The addition of GraphQL is what makes the database similar to a new wave of adding state to modern applications such as MongoDB Atlas and even Hasura which combines PostgreSQL and a GraphQL API to offer relational and easily-queried data stores. However handling data in FaunaDB is unique and representative of a new tier in database evolution (serverless databases) because it is purpose built to provide low latency access, auto-scaling and multi-region distribution without sacrificing data consistency. This is made possible by the Calvin protocol that FaunaDB was inspired by which allows for ACID compliance in a distributed system. Inherently FaunaDB is designed to work effectively for relational, document, and graph models. Let's run through an example modelling scenario that contrasts the processes.

UML for FQL (Fauna Query Language)

When modelling a relational database you will often have to create a UML diagram. This is a necessary step to conceptualise the data beforehand. Represented is a small portion of a database that may exist on an online music platform.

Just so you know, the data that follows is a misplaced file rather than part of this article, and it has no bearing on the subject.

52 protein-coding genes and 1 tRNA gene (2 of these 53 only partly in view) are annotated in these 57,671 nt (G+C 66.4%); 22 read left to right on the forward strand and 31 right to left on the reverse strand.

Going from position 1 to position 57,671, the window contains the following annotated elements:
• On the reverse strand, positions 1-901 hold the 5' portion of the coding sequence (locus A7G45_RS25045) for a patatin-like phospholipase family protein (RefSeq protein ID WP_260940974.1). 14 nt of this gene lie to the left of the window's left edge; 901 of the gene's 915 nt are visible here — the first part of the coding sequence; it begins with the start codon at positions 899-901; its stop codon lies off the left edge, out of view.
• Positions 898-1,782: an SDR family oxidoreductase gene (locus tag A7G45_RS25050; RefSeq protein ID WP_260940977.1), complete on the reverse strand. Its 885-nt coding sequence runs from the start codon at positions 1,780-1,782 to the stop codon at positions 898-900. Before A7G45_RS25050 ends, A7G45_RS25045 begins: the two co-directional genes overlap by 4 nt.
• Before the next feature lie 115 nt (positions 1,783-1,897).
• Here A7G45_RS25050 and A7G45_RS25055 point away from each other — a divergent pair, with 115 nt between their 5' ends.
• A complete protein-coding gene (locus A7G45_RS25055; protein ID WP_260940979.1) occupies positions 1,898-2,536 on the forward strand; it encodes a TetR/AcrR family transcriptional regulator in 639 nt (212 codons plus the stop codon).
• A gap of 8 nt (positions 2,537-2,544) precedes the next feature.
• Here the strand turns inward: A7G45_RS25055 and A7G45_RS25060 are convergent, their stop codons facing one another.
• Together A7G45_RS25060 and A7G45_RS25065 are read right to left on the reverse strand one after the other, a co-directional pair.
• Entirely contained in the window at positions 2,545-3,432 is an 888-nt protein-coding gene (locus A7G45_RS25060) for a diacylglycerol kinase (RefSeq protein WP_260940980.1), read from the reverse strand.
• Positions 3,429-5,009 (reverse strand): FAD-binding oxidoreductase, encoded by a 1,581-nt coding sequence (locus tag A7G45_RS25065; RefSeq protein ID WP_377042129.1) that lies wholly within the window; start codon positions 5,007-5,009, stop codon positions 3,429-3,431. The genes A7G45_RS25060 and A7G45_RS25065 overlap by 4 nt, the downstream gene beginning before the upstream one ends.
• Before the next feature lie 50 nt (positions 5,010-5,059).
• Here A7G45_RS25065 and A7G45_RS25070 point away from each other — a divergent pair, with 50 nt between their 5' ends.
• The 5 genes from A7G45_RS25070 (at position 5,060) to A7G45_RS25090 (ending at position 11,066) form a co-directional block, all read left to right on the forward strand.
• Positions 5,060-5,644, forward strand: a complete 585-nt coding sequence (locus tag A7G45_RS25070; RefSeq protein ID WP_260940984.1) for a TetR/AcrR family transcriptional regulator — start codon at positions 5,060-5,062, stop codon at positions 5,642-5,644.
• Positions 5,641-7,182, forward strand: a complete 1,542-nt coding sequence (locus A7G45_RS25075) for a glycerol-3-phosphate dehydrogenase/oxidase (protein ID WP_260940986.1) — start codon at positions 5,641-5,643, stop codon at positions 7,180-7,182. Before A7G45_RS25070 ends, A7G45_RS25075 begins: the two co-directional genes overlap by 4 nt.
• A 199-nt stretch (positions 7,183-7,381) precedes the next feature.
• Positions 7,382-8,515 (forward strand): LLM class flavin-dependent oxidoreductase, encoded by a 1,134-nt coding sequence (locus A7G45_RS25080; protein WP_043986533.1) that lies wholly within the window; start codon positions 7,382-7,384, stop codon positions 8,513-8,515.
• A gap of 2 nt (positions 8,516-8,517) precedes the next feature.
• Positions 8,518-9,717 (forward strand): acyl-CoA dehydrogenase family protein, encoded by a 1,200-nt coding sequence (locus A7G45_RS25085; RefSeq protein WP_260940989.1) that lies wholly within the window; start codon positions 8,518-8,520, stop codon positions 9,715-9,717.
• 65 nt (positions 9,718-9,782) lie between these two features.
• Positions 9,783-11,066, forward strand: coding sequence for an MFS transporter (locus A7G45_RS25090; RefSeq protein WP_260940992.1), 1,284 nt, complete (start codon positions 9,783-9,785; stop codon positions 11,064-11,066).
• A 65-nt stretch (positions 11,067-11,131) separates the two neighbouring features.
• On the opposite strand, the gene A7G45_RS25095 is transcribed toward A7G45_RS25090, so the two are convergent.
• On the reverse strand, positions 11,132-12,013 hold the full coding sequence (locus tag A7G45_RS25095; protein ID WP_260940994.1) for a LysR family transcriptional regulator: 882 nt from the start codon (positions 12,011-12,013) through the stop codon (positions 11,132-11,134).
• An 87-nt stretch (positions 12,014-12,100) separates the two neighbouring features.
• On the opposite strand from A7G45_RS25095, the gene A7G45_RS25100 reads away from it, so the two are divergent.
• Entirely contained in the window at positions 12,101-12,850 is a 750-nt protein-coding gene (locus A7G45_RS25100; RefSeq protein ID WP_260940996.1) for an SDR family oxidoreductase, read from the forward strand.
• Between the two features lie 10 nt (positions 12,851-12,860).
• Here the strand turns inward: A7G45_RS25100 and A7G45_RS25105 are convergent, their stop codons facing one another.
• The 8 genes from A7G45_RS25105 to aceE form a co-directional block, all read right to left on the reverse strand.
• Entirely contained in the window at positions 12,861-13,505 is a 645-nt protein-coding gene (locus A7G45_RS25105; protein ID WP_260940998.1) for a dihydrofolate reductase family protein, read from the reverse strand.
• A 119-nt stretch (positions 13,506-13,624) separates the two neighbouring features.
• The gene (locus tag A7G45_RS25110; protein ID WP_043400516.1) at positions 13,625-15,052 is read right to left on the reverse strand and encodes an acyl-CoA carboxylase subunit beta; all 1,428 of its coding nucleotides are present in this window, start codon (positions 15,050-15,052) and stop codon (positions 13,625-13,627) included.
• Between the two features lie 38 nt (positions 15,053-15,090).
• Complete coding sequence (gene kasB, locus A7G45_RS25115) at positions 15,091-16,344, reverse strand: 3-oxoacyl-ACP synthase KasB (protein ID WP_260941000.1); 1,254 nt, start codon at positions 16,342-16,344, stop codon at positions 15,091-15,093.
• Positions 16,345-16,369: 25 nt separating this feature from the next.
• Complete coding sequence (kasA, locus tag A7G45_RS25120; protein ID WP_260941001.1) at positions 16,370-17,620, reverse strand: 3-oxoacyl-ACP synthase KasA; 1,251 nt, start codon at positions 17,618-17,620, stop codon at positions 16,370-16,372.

A UML diagram often associated with MySQL but applies to relational databases in general.

This is the conventional method of designing data. Many associate this with SQL because it is ubiquitous with this model. FaunaDB is supportive of this workload however it is more flexible when scaled. Similar concepts exist such as adding an index that functions as a primary key if we are certain that every document should contain this field. In FaunaDB this can be done after creation of the initial collection while changing primary keys across tables in a traditional, relational database deployed to production would require remodelling. Feel free to reference Fauna's cheat sheet for FQL aimed at users coming from SQL.

Let's set up our basic structure using FQL.

The CreateCollection is similar to CREATE TABLE in SQL. The same for CreateIndex.